On 4th anniversary of arbitral win vs China, PH insists award ‘non-negotiable’

/ 06:53 PM July 12, 2020

MANILA, Philippines — The unanimous award by the Permanent Court of Arbitration (PCA) in the South China Sea case rendered in favor of the Philippines is “non-negotiable.”

Foreign Affairs Secretary Teodoro Locsin, Jr. said this on Sunday as the country marked the 4th anniversary of the historic ruling by the Hague Tribunal on July 12, 2016, which invalidated China’s expansive claims over the entire South China Sea and upheld and Philippines’ rights over its 200-nautical mile exclusive economic zone (EEZ) under the United Nations Convention on the Law of the Sea (UNCLOS).


In his statement, a copy of which was posted on the Department of Foreign Affairs’ (DFA) website, Locsin noted that the Philippines, “as a law-abiding, peace-loving and responsible member of the international community, reaffirms on this occasion its adherence to the award and its enforcement without any possibility of compromise or change.”

He reiterated that the ruling is “a contribution of great significance and consequence to the peaceful settlement of disputes in the South China Sea and to the peace and stability of the region at large.”


The anniversary of the PCA ruling came in the wake of the reported military exercises conducted by the Chinese People’s Liberation Army Navy in the South China Sea, particularly in waters off Paracel Islands from July 1 to 5.

Locsin had warned China that it would be met with “severest response” should its military exercises in the South China Sea “spillover” to the Philippine territory.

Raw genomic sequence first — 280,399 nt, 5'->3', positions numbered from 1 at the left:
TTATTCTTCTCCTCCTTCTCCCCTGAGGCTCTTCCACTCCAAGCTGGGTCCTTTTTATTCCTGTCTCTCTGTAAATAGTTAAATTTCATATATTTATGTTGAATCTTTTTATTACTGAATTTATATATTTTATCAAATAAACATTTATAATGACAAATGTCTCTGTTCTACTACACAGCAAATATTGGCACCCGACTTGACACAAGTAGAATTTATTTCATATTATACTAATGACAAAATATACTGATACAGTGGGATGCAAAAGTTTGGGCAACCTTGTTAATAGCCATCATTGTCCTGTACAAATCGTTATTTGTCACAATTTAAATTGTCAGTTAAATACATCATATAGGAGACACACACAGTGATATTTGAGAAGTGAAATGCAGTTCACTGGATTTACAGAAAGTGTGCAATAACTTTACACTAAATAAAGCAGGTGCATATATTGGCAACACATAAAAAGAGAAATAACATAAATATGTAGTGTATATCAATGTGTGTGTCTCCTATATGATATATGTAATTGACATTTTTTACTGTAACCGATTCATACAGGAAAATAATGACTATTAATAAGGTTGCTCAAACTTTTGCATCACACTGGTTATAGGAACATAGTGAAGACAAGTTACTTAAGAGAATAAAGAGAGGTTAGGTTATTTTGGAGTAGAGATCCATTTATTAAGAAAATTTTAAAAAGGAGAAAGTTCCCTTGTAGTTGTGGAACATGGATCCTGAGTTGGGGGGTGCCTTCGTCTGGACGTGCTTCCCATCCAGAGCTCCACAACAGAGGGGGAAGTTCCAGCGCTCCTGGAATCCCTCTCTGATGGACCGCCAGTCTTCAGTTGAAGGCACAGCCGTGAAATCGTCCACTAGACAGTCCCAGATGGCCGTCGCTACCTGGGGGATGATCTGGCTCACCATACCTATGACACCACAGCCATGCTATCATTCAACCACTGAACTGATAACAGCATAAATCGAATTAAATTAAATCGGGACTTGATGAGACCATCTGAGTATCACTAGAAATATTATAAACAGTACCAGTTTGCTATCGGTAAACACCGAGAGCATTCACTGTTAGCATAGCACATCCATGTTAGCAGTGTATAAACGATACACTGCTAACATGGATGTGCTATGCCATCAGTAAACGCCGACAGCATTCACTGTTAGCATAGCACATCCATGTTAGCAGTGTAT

Meanwhile, the United States, the Philippines’ long-standing military ally, sent ships on patrol in the disputed territories just last week on what could be another show of force against Chinese aggression.

Locsin stressed that the arbitration award “conclusively settled the issue of historic rights and maritime entitlements in the South China Sea.”

“As a reaffirmation of UNCLOS, and by laying down an authoritative interpretation of key UNCLOS provisions such as Article 121(3), the award is a milestone in the corpus of international law, the cornerstone of a rules-based regional and international order,” the country’s top diplomat said.

He then recalled that the Tribunal “authoritatively ruled that China’s claim of historic rights to resources within maritime areas falling within the ‘nine-dash line’ had no basis in law” and that claims to historic rights, or other sovereign rights or jurisdiction that exceed the geographic and substantive limits of maritime entitlements under UNCLOS, “are without legal effect.”

“On maritime entitlements generated by features in the South China Sea, the Tribunal conclusively ruled that none of the features in the Spratly Islands is capable of generating extended maritime zones and that the Spratly Islands cannot generate maritime zones collectively as a unit,” Locsin said.


The DFA chief also pointed out that the Tribunal found that the Philippines could declare certain maritime areas part of its EEZ, as these areas do not overlap with any possible entitlement claimed by China.

“The Tribunal ruled that certain actions within the Philippines’ EEZ violated the Philippines’ sovereign rights and were thus unlawful; that large-scale reclamation and construction of artificial islands caused severe environmental harm in violation of international conventions; that the large-scale harvesting of endangered marine species damaged the marine ecosystem; and that actions taken since the commencement of the arbitration had aggravated the disputes,” Locsin said.

He concluded that the award “represents a victory, not just for the Philippines, but for the entire community of consistently law-abiding nations.”

It was the Aquino administration that brought China to court. The PCA ruling was handed out just days upon President Rodrigo Duterte’s assumption.

Despite the award favoring the Philippines, Duterte has chosen to shelve the ruling in exchange for Chinese economic perks to help fund his administration’s infrastructure projects even as the Asian powerhouse continues with its military activities within Philippine territory.

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TAGS: China, maritime dispute, PCA, Philippines, South China Sea, The Hague, Unclos, West Philippines Sea
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